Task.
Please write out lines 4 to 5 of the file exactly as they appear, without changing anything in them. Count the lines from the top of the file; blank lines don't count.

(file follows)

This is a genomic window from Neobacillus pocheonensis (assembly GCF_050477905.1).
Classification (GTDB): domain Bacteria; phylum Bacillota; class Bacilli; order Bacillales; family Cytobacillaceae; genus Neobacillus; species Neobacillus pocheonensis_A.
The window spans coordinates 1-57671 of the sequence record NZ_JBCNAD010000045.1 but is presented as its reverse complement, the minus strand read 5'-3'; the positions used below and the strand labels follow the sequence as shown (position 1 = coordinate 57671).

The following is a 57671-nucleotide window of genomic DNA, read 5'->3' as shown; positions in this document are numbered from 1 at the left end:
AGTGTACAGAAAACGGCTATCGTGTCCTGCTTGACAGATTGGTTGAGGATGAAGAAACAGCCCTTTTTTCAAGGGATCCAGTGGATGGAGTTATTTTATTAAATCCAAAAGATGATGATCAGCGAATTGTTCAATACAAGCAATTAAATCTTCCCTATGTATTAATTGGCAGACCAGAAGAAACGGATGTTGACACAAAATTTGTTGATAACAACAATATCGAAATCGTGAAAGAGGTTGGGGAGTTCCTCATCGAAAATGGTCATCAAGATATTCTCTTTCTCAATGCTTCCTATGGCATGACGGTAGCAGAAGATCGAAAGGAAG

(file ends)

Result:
The following is a 57671-nucleotide window of genomic DNA, read 5'->3' as shown; positions in this document are numbered from 1 at the left end:
AGTGTACAGAAAACGGCTATCGTGTCCTGCTTGACAGATTGGTTGAGGATGAAGAAACAGCCCTTTTTTCAAGGGATCCAGTGGATGGAGTTATTTTATTAAATCCAAAAGATGATGATCAGCGAATTGTTCAATACAAGCAATTAAATCTTCCCTATGTATTAATTGGCAGACCAGAAGAAACGGATGTTGACACAAAATTTGTTGATAACAACAATATCGAAATCGTGAAAGAGGTTGGGGAGTTCCTCATCGAAAATGGTCATCAAGATATTCTCTTTCTCAATGCTTCCTATGGCATGACGGTAGCAGAAGATCGAAAGGAAG